Big rain last night. Very cool and wet out this morning. In the old days, before air conditioning, a morning like this must have seemed like heaven sent.
Got a comment on yesterday's blog regarding my quest to do 10,000 bad drawings:
"If you slip up and do a good sketch, do you count it or not?"
I've done so many bad ones, when I slip and do a good one, I give myself the benefit of the doubt and count it as a bad one. Unfortunately, I did six really good ones last night. Probably the best I've ever done. They are really pushing the boundaries of my bad art experiment, but then, maybe that is the point of the entire experience:
Actually, I feel somewhat goofy talking about how good they are ("He thinks those chicken scratchings are good?!"), but remember, the main purpose for my quest to do 10,000 bad drawings was to find out how much I would improve over the course of the experiment. And my holy grail of rendering is the classic drawings of the masters I admire most: Rembrandt, Ludvig Holwein, Freddy Remington, Louis Moeller, Burne Hogarth and Charles Dana Gibson. These are The Guys, in my opinion, who really had it going on.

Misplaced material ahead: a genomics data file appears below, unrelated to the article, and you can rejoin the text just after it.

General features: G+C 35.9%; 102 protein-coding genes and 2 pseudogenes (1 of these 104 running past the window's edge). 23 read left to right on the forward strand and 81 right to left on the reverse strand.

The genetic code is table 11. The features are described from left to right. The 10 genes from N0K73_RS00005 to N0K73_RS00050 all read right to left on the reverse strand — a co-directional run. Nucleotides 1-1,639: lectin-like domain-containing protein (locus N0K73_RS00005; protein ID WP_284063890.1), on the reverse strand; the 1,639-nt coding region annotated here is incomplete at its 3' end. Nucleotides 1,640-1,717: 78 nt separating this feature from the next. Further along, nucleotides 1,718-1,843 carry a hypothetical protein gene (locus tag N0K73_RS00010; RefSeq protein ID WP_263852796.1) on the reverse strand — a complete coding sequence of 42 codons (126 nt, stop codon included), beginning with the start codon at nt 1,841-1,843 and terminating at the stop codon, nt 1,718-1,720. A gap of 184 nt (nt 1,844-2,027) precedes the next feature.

So, in that vein, these six bad drawings capture the style I most admire. Full disclosure: I sent a query letter to the New York Times and although it was merely an email that probably never made it beyond their firewall, I found myself repeating this mantra yesterday: draw as if the New York Times is watching. So, I worked on this page from the time I got home last night at six until nine P.M. Ha.
Speaking of overproducing, a photographer friend, Chet Provorse, sent me the following anecdote:
A Picture Is Worth A Thousand Pots And Pans?
A photographer is invited to a friends dinner party. He brings along some new images to show his host. The host looks at the photos and exclaims, "These are wonderful! You must have a very good camera." The photographer says thank you and the evening continues. After dinner, the photographer turns to his host and remarks, "The food was wonderful, you must own some very good pots and pans."
"First say to yourself what you would be; and then do what you have to do.”
Post a Comment
Post your comments